Comments

Popular posts from this blog

Advice to the new MSPs

A contribution made to Portland PR 's weekly briefing on Holyrood A new job is a time to look in the mirror and undertake a self-assessment about what one can contribute in a new role. And what weaknesses one may have that could inhibit success. Being elected an MSP is no different in that respect. But very different in many others. One has become public property and every action, or action thought to be by you, will be open to public comment, often unfairly. Silence is often your best response. When one comments on criticism one lengthens the “war” and widens the knowledge of it. Set your own agenda rather than respond to that of others. Who can you trust among your fellow Parliamentarians? Make contact with as many as you can as quickly as you can. And make it a priority to interact with political opponents. The first substantive decision in the new Parliament is the election of a new Presiding Officer and it will be a secret ballot. Understanding the dynamic of other partie

Impenetrable as nights

It's so warm out there that it's almost a relief to be able to sit indoors behind the thick insulating stone walls of our house. I am on a sofa at the end of our sitting room furthermost from the TV. That is not, however, giving me all the peace that will assist in detaching keystrokes from my fingers into the computer on my lap. Donald Ruirh, our elderly gentleman cat, is abjuring his morning snooze in favour of "throw and fetch". He has a wee toy made by our neighbour which is simply a knot tied in a small piece of material. But at the heart of it is some catnip. One sniff of that and cats rise from the most profound slumber to draw its intoxicating fumes into their lungs The pupils of his eyes are wide as he hops up beside me with this between his teeth and a continuous purr is amplified by his partially open mouth. Should I ignore his presence, and the newly deposited toy, a paw will engage my arm. On the second occasion, it will be augmented by the full armo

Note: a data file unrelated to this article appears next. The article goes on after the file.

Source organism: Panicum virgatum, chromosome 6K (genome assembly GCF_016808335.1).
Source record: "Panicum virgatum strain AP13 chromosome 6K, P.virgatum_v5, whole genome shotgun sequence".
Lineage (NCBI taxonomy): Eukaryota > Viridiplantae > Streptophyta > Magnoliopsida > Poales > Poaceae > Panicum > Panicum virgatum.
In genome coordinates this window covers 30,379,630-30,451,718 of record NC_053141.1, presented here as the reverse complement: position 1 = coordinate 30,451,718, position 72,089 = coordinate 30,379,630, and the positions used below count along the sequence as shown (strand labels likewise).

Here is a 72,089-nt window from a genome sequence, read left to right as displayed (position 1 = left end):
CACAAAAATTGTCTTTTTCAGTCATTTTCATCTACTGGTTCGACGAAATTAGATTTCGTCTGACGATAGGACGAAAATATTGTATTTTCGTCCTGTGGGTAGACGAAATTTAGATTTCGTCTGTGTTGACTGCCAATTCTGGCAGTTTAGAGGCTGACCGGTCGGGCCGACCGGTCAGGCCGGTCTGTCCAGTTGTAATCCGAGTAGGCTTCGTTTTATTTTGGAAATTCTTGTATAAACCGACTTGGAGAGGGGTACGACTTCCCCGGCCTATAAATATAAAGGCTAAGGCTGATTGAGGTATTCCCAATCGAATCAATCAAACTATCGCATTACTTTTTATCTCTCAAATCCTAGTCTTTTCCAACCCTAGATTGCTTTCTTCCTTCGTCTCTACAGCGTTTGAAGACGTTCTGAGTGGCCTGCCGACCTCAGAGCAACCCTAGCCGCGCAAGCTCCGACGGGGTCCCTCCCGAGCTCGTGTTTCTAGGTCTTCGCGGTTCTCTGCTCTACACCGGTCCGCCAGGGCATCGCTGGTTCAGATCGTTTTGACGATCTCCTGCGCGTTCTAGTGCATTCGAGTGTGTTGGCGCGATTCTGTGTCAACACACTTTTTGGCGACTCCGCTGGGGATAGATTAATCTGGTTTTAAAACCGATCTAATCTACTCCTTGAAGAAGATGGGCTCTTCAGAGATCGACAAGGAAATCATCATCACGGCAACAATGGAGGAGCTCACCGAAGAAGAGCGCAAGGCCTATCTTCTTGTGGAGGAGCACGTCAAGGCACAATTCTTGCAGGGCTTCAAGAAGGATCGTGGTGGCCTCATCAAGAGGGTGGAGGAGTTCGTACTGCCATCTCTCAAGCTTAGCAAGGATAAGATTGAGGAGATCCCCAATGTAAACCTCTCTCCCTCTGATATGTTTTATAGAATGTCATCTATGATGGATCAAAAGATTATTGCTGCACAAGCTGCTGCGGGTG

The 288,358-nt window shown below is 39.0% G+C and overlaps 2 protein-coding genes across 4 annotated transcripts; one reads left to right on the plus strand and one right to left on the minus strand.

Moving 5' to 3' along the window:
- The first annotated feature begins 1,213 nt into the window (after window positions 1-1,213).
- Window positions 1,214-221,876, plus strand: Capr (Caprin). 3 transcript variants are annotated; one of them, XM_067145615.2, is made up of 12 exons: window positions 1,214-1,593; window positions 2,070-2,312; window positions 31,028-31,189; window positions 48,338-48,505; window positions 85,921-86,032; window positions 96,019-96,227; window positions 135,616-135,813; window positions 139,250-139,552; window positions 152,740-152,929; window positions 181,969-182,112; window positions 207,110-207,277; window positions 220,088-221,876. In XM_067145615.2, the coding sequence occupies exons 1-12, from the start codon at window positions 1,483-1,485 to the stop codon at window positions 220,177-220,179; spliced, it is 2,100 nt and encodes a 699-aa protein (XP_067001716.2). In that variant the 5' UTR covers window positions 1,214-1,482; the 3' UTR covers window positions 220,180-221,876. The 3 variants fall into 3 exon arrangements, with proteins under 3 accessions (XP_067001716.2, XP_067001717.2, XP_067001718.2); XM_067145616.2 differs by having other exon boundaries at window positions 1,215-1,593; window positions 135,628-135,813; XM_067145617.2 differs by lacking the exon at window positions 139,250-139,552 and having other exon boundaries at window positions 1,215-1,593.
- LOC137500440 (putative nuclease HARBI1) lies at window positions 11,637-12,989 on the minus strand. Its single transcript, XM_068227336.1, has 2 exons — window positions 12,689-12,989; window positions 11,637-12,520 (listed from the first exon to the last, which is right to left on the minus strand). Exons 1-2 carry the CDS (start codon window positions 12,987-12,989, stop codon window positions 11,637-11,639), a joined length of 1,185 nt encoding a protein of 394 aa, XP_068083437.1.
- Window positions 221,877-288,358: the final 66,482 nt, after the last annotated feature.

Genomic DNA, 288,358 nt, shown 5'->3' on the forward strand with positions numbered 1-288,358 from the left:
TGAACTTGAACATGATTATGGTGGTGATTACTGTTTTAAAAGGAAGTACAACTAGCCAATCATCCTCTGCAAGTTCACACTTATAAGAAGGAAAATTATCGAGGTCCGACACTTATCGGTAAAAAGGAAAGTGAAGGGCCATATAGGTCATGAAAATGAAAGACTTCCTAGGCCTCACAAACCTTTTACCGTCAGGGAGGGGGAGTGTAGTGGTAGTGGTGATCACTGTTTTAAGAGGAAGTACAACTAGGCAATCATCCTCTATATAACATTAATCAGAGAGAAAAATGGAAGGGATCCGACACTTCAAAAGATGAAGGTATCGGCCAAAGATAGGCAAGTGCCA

End of an Era 2016-2021

Written for  Holyrood magazine's "The End of an era 2016-2021"  published 07 April 2021.    Neil Findlay is the man who loves you to hate him. As he rises from his habitual place in a distant corner of the Parliamentary Chamber, a snarl as firmly attached to his face as he is disconnected to any symbol of middle-class values such as a tie, tension flows as he selects his target for the day. Is it dapper John Scott? The record-holder for the shortest time between his being sworn in and making his first speech in Parliament; a mere twenty hours. Does Willie Rennie attract his ire? Confession; we went to the same school. Almost anything liberal is bound to attract this Labour very-back-bencher’s contumely. Greens rarely attract his attention but he should remember that John Finnie, another member of this year’s escape committee, can efficiently direct a canine arrest. Now of course, I have sought to avoid any engagement with the fellow. I never, just never, even acknow